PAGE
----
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50 years of Moog, the analog synth that still beats 1s and 0s

Arstechnica - 49 min 58 sec ago
Behold, the Teenage Engineering OP-1, a modern descendant of Bob Moog's pioneering work. Flickr user: Rasmus Andersson

This time last year, I walked into a Toronto store called Moog Audio and walked out with a Teenage Engineering OP-1—a curious little portable digital synthesizer that looks, at first glance, like a child’s toy. It has a row of just four candy-colored knobs as primary input controls, and there are only enough keys for an octave-and-a-half's worth of range. But damn does it ever sound cool. Its tiny OLED screen uses all sorts of clever visual conceits to convey otherwise complex audio transformations. Colors and animations explain the differences between synthesizer engines, changes to modulation and frequency, and attack and decay. And it's done in a way that’s easy for anyone with little synthesizer knowledge to understand while still being powerful in more experienced hands. This is a synthesizer, drum machine, and four-track recorder all-in-one—all in a device that fits inside a purse or messenger bag with ease.

It wasn’t always like this. In fact, it was 50 years ago this year that, in 1964, a man by the name of Bob Moog unveiled a synthesizer of a very different sort. Called the Moog Modular, it is regarded as one of the first. Though Moog wouldn’t officially advertise his creation as a synthesizer until 1966, that’s precisely what it was—an array of electronic modules that Moog designed, often controlled via keyboard, and connected to one another with a bird's nest of cables that, somehow, produced weird musical sounds unlike anything anyone had heard before.

The Moog Modular was not the only synthesizer in development at the time, however. On the opposite end of the continent in Berkeley, California, a man named Don Buchla independently devised a similar device, but it differed in a crucial way. Buchla’s synthesizer eschewed the use of a keyboard to trigger notes for touch-controlled panels that produced unfamiliar, atonal music unbound from the traditional musical scale. Both had their proponents, but for most musicians, the familiarity of the keyboard paradigm eventually won out. For a time, Moog was synthesizers. Even today, it’s a testament to the enduring cachet of Moog’s work that one can now buy any number of competing synthesizers from a store bearing his name.

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Virtual reality is more than just video games for Palmer Luckey (Q&A)

CNET NEWS - 50 min 25 sec ago
The founder of Oculus and mind behind the modern VR movement is enthusiastic about his industry's burgeoning prospects, but sees challenges too.






Mark Zuckerberg Throws Pal Joe Green Under the Tech Immigration Bus

Slashdot - 55 min 28 sec ago
theodp (442580) writes "A month after he argued that Executive Action by President Obama on tech immigration was needed lest his billionaire bosses at Mark Zuckerberg's FWD.us PAC have to hire 'just sort of OK' U.S. workers, Re/code reports that Joe Green — Zuckerberg's close friend and college roommate — has been pushed out of his role as President of FWD.us for failing to Git-R-Done on an issue critical to the tech community. "Today, we wanted to share an important change with you," begins 'Leadership Change', the announcement from the FWD.us Board that Todd Schulte is the new Green. So what sold FWD.us on Schulte? "His [Schulte's] prior experience as Chief-of-Staff at Priorities USA, the Super PAC supporting President Obama's re-election," assured Zuckerberg in a letter to FWD.us contributors, "will ensure FWD.us continues its momentum for reform." Facebook, reported the Washington Post in 2013, became legally "dependent" on H-1B visas and subject to stricter regulations shortly before Zuckerberg launched FWD.us with Green at the helm."

Read more of this story at Slashdot.








Am I being taken advantage of during the job application test?

Arstechnica - 1 hour 10 min ago
Stack Exchange

This Q&A is part of a weekly series of posts highlighting common questions encountered by technophiles and answered by users at Stack Exchange, a free, community-powered network of 100+ Q&A sites.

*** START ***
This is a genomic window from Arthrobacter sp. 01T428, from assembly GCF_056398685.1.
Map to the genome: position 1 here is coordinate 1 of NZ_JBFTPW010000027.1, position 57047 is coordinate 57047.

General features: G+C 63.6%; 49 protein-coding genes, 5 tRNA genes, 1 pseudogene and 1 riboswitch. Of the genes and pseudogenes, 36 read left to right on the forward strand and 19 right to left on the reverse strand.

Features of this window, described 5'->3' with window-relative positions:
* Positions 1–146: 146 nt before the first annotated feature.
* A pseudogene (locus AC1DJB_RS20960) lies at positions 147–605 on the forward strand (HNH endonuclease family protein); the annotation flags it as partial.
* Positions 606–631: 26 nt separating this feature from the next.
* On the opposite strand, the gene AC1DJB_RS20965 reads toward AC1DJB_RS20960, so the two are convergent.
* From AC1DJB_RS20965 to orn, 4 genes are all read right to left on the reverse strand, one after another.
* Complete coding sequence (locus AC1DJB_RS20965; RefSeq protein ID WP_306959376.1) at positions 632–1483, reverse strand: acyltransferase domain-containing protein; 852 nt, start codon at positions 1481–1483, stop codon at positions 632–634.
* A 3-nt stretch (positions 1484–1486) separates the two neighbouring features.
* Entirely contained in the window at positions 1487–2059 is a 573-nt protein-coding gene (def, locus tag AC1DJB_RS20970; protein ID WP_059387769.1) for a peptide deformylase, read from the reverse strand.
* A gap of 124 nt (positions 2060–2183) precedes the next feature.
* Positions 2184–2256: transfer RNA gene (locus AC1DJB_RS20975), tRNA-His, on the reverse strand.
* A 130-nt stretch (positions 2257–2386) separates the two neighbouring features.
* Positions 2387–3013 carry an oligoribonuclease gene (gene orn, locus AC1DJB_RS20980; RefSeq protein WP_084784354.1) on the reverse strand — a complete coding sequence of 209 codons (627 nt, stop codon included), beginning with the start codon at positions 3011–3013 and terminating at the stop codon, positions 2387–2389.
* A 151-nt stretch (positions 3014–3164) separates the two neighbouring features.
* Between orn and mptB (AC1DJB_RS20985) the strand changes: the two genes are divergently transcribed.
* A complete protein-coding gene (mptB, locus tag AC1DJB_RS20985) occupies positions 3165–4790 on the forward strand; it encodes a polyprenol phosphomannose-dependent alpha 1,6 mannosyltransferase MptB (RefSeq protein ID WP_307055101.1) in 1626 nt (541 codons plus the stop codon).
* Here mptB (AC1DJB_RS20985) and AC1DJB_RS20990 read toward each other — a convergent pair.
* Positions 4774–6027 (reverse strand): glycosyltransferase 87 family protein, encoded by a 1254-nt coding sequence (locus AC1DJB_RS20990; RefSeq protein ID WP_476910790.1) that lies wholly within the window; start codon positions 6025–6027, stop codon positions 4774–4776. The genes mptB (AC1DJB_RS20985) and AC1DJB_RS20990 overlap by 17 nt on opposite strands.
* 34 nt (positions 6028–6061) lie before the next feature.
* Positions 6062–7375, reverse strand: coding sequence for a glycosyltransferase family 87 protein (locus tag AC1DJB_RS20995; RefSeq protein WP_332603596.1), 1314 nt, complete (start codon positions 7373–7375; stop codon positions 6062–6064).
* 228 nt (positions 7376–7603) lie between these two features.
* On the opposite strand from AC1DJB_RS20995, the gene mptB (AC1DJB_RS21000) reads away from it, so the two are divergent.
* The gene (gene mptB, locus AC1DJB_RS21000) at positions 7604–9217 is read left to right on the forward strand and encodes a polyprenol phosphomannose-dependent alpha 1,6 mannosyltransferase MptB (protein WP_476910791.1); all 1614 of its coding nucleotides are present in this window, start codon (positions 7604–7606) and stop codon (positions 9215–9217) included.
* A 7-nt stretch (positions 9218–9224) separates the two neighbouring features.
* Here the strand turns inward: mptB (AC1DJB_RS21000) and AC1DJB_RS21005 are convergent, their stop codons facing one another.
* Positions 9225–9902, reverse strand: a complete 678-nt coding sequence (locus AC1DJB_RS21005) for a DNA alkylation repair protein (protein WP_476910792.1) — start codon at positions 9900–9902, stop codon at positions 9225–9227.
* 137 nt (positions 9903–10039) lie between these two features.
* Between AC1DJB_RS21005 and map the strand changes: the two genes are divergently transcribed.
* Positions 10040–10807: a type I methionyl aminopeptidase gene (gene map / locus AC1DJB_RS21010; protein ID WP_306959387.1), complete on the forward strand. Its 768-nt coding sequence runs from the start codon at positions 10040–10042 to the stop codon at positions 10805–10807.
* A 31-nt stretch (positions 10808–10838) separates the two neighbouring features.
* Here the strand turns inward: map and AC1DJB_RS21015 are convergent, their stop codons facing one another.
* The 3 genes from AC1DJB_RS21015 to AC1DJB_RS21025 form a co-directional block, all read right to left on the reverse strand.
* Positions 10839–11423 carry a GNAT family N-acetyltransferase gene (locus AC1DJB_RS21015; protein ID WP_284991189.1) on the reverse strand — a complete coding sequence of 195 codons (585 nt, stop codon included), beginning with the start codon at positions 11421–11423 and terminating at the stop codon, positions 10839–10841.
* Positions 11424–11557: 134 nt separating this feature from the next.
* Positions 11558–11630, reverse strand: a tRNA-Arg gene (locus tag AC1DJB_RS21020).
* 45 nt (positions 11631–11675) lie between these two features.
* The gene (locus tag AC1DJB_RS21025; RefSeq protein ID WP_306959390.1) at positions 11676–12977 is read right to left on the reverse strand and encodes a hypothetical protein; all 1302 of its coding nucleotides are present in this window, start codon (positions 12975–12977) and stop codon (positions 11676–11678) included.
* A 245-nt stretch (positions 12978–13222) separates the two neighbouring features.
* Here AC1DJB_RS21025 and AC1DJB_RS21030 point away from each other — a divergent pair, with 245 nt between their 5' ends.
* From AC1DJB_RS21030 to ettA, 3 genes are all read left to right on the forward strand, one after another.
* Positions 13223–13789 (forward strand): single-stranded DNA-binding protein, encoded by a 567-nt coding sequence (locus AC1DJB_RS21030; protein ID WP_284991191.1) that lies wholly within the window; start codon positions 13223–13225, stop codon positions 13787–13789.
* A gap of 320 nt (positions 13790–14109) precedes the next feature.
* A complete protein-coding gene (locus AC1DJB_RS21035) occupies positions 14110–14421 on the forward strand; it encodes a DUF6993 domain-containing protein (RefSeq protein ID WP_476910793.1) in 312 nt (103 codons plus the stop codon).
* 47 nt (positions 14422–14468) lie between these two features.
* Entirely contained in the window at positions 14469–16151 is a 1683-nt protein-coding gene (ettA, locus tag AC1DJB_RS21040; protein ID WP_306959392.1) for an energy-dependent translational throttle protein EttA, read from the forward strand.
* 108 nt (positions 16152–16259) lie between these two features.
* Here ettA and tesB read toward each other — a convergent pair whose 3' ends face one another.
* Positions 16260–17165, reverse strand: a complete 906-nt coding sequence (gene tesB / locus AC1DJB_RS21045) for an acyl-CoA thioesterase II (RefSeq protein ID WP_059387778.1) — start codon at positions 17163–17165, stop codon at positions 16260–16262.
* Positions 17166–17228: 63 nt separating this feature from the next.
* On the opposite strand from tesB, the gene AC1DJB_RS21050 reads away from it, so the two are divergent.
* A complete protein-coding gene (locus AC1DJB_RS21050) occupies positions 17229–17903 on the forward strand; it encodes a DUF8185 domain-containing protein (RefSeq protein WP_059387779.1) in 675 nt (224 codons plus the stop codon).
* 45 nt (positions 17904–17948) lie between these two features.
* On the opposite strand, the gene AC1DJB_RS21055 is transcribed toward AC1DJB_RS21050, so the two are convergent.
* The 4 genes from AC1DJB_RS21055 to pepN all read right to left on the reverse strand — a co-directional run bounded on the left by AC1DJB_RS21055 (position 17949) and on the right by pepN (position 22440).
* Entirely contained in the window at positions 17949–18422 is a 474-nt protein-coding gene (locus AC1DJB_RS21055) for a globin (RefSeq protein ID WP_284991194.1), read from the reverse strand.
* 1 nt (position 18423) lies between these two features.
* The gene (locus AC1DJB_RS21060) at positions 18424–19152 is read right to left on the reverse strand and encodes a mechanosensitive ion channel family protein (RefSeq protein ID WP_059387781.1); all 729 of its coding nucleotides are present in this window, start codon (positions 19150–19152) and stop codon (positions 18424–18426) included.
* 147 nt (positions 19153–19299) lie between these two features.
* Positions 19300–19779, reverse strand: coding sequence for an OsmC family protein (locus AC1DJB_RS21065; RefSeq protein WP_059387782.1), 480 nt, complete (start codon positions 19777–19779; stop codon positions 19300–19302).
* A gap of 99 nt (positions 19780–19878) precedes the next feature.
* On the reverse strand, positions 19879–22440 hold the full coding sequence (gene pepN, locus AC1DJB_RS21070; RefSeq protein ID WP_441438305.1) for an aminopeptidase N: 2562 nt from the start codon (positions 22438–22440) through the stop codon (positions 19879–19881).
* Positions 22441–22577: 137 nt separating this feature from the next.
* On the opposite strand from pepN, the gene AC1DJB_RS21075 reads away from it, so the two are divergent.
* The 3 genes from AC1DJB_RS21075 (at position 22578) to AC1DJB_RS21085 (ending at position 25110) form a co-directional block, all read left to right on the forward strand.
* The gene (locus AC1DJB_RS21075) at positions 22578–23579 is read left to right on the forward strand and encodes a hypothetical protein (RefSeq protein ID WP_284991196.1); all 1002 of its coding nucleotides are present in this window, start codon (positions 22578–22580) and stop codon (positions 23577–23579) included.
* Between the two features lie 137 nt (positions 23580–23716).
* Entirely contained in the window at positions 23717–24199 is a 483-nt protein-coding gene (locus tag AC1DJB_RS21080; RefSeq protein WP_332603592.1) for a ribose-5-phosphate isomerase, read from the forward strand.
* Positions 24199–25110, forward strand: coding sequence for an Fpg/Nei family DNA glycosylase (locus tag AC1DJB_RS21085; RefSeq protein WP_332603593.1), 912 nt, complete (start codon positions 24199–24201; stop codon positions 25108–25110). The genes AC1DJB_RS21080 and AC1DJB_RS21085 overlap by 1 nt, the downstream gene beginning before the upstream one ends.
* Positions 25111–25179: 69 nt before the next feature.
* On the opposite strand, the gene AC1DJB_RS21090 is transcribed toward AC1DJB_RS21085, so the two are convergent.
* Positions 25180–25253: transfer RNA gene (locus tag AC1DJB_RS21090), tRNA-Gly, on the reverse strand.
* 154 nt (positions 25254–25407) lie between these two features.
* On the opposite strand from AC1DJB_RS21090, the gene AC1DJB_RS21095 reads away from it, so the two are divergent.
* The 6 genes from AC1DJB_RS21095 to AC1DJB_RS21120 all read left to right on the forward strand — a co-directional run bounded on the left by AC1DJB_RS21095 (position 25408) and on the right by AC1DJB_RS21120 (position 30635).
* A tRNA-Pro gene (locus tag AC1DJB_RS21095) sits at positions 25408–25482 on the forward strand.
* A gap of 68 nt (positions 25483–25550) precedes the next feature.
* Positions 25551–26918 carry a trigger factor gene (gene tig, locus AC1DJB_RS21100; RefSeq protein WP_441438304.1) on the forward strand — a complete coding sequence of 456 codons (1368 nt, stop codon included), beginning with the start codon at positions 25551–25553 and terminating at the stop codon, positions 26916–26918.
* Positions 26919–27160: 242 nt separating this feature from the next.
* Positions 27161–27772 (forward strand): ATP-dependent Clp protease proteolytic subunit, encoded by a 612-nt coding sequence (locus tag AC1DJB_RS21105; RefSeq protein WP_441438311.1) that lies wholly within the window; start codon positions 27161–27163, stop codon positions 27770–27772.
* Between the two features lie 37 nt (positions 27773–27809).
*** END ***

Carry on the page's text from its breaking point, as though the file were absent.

CodeWarrior asks:

I am looking for a job and have applied to a number of positions. One employer responded. I had a pretty lengthy phone interview (perhaps more than an hour) and they then set me up with a developer test. I was told that the test was estimated to take between six and eight hours and that, provided the results met with their approval, I would be paid for my work.

Read 18 remaining paragraphs | Comments

Why this tiny Italian restaurant gives a discount for bad Yelp reviews

Arstechnica - 1 hour 49 min ago
Botto Bistro, in Richmond, California. Cyrus Farivar

RICHMOND, CA—Of all the places that have come up with a clever way to protest Yelp’s alleged aggressive advertising tactics, a small plucky Italian restaurant in a strip mall just northeast of San Francisco, is as unlikely as they come.

For a few weeks now, Botto Bistro is actively trying to become the worst-reviewed restaurant on Yelp as a way to stick it to the venerated review site—so much so that they’re offering 25 percent off for anyone who does so.

In recent years, Yelp has been publicly accused of extortionasking for money from businesses that are automatically listed on the site in exchange for preferred placement on the site. There are also accusations of abruptly vanishing positive reviews and suddenly appearing negative reviews. Earlier this month, the Ninth Circuit Court of Appeals in San Francisco dismissed two cases alleging that such behavior by Yelp is illegal.

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Ask Slashdot: Is iOS 8 a Pig?

Slashdot - 2 hours 2 min ago
kyjellyfish writes I've been using iOS 8 for several days and aside from a few gimmicks and add-ons that attempt to achieve parity with Android, my experience has been overwhelmingly unsatisfactory. My chief complaint is that the vast majority of my apps are slow to boot and noticeably sluggish in operation. I want to point out that all of these apps have been "upgraded" specifically for iOS 8 compatibility. Previous operating system upgrades have been relatively seamless, so I'm asking whether other slashdotters have experienced this degraded performance.

Read more of this story at Slashdot.








Reversible, tiny, faster: Hands on with the USB Type-C plug

Arstechnica - 2 hours 49 min ago
Megan Geuss

SAN FRANCISCO—Last week, Ars met up with several representatives of the non-profit USB Implementers Forum (USB-IF) to check out some of the first USB Type-C connectors off the assembly lines. The Type-C specification was announced in December and finalized in August, and it's set to bring a number of improvements to its predecessors, in addition to being smaller than the Type-A USB plugs we're familiar with today.